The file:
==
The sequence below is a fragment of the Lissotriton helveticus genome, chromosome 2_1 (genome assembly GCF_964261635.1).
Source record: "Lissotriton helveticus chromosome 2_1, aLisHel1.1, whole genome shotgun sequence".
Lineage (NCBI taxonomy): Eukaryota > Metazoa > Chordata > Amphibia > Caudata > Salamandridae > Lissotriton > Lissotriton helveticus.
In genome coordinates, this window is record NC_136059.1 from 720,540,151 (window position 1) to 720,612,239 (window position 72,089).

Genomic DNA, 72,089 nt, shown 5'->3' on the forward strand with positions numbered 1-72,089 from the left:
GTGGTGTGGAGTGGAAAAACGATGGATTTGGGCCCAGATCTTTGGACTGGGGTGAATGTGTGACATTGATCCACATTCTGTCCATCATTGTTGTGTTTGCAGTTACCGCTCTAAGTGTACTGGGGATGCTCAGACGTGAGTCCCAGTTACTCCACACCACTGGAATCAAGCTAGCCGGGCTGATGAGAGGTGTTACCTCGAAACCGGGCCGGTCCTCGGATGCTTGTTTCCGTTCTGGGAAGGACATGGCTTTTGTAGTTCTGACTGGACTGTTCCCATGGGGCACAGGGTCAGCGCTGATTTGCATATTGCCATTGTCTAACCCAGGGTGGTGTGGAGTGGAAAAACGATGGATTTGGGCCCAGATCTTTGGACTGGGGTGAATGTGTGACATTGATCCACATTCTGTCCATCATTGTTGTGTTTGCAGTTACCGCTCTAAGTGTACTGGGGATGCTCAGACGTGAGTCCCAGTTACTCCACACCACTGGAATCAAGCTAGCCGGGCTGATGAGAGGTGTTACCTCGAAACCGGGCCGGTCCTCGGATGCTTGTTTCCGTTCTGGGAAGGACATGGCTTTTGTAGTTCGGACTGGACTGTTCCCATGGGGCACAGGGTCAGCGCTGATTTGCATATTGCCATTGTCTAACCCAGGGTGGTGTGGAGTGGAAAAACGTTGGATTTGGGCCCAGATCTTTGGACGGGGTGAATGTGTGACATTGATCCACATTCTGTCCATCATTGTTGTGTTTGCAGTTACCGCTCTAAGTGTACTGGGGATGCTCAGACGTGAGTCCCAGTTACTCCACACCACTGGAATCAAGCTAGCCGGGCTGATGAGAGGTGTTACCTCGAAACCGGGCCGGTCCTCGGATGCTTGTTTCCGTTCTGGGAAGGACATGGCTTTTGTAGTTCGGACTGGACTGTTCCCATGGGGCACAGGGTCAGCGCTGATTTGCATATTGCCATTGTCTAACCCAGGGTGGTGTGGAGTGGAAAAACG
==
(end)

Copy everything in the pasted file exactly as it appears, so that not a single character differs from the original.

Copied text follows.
The sequence below is a fragment of the Lissotriton helveticus genome, chromosome 2_1 (genome assembly GCF_964261635.1).
Source record: "Lissotriton helveticus chromosome 2_1, aLisHel1.1, whole genome shotgun sequence".
Lineage (NCBI taxonomy): Eukaryota > Metazoa > Chordata > Amphibia > Caudata > Salamandridae > Lissotriton > Lissotriton helveticus.
In genome coordinates, this window is record NC_136059.1 from 720,540,151 (window position 1) to 720,612,239 (window position 72,089).

Genomic DNA, 72,089 nt, shown 5'->3' on the forward strand with positions numbered 1-72,089 from the left:
GTGGTGTGGAGTGGAAAAACGATGGATTTGGGCCCAGATCTTTGGACTGGGGTGAATGTGTGACATTGATCCACATTCTGTCCATCATTGTTGTGTTTGCAGTTACCGCTCTAAGTGTACTGGGGATGCTCAGACGTGAGTCCCAGTTACTCCACACCACTGGAATCAAGCTAGCCGGGCTGATGAGAGGTGTTACCTCGAAACCGGGCCGGTCCTCGGATGCTTGTTTCCGTTCTGGGAAGGACATGGCTTTTGTAGTTCTGACTGGACTGTTCCCATGGGGCACAGGGTCAGCGCTGATTTGCATATTGCCATTGTCTAACCCAGGGTGGTGTGGAGTGGAAAAACGATGGATTTGGGCCCAGATCTTTGGACTGGGGTGAATGTGTGACATTGATCCACATTCTGTCCATCATTGTTGTGTTTGCAGTTACCGCTCTAAGTGTACTGGGGATGCTCAGACGTGAGTCCCAGTTACTCCACACCACTGGAATCAAGCTAGCCGGGCTGATGAGAGGTGTTACCTCGAAACCGGGCCGGTCCTCGGATGCTTGTTTCCGTTCTGGGAAGGACATGGCTTTTGTAGTTCGGACTGGACTGTTCCCATGGGGCACAGGGTCAGCGCTGATTTGCATATTGCCATTGTCTAACCCAGGGTGGTGTGGAGTGGAAAAACGTTGGATTTGGGCCCAGATCTTTGGACGGGGTGAATGTGTGACATTGATCCACATTCTGTCCATCATTGTTGTGTTTGCAGTTACCGCTCTAAGTGTACTGGGGATGCTCAGACGTGAGTCCCAGTTACTCCACACCACTGGAATCAAGCTAGCCGGGCTGATGAGAGGTGTTACCTCGAAACCGGGCCGGTCCTCGGATGCTTGTTTCCGTTCTGGGAAGGACATGGCTTTTGTAGTTCGGACTGGACTGTTCCCATGGGGCACAGGGTCAGCGCTGATTTGCATATTGCCATTGTCTAACCCAGGGTGGTGTGGAGTGGAAAAACG